So, I guess my questions to you are these: If we don't get to "reason" without facts, how do we get there that is rational and acceptable?  And if we use facts to get to what is "reasonable", why does that exclude science?

Comment by Dienekes on January 12, 2012 at 12:07pm

@Kir - I got through the rest faster than I thought.  :)

I also see where some of the confusion lies.  You say on your blog "And that really isn’t “morality” in my mind. It is ethics, a system of ethics upon which we can derive the boundaries..."  The definition of "Ethics", according to Webster is "the discipline dealing with what is good and bad and with moral duty and obligation."  Dictionary.com defines ethics as "a system of moral principles: the ethics of a culture."  So, once again, I think it is actually you that are trying to nitpick on terms.  And if you want to do that, that certainly is your prerogative.  But I think that we are maybe saying more or less the same thing with different terms.  You just don't seem to like certain words.

Comment by Kir Komrik on January 12, 2012 at 12:28pm

Hey Keith,

@Kir - I got about half way through that post, and I will finish it when I have time, but I can't right now. But a couple of things jumped out at me. First, at some point you suggest that whoever you are speaking about is "nitpicking". I actually think it's you that are nitpicking.

 

Of course you do; you are the party wanting to simplify this and get your quick answer. Sorry, it doesn’t wash.

True there is a separation of "value" and "fact", but I just don't see how that excludes getting to a "value" using science.

Straw man. That is not what that I said. Unfortunately, I’ll have to repeat it here yet again,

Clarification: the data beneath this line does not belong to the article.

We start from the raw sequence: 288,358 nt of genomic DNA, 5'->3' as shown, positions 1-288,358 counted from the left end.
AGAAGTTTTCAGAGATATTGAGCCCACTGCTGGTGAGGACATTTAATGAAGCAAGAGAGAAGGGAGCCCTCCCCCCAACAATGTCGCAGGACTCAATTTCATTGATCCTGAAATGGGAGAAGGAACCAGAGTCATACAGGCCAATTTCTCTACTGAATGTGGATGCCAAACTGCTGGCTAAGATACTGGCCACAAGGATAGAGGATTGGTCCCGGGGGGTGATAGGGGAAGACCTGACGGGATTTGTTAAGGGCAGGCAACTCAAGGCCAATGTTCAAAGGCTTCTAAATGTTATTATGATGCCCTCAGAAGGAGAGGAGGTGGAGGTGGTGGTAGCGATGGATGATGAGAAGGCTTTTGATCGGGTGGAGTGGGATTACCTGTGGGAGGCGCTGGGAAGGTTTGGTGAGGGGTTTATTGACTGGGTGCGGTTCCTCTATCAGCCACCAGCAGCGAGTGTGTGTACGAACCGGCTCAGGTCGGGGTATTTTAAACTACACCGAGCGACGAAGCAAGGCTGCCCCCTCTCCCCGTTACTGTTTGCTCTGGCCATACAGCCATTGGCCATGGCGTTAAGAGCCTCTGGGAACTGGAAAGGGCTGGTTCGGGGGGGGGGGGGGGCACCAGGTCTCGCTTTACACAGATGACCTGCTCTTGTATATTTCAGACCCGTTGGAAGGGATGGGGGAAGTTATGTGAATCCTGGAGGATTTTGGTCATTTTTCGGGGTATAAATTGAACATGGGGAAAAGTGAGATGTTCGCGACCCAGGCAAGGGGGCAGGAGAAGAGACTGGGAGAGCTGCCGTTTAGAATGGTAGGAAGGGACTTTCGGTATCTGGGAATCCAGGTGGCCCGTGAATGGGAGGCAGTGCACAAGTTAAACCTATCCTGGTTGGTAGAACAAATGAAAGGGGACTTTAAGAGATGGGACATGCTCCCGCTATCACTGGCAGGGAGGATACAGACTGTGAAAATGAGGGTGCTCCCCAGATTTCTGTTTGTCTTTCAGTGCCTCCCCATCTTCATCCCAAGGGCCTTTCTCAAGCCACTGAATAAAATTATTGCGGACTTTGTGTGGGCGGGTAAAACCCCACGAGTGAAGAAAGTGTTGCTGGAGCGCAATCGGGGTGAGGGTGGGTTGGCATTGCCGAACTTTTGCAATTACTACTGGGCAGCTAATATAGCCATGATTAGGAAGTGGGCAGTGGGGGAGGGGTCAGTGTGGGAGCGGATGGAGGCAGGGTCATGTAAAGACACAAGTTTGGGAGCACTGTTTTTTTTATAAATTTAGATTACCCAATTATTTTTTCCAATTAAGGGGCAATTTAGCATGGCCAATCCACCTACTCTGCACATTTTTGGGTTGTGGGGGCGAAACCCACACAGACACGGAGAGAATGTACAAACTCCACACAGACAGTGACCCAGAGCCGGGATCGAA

But it is there. At 7:14 Sam Harris: “… It is thought that there are two quantities in this world, there are facts on the one hand and there are values on the other. And it is imagined that these two are discrete entities that can’t be understood in monistic terms and it is imagined that science can’t say anything about value …”

At 10:10 Sam Harris: “I am going to argue that this split between facts and values is an illusion. And my claim is that values are a certain kind of fact …”

No, they are not. And it is not nitpicking, it is a well known problem that philosophers have been discussing for over 200 years.

And that is the issue, not whether or “Science can get at value”, whatever that means.

Except for the second thing that jumps out at me, which is that you seem to think that science has nothing to do with anything at all unless it is pure fact, which I think is where your logic fails you. Science is the search for truth *using* facts. But it also uses intuition and guesswork. Science is a methodology of getting to truth. If science could never speak to "value", then there would be no such thing as psychology, or sociology, or behavioral sciences. 

You lost me here. I have not been saying any such things. What I am trying to tell you is that Harris has not succeeded in deriving value ... from anything.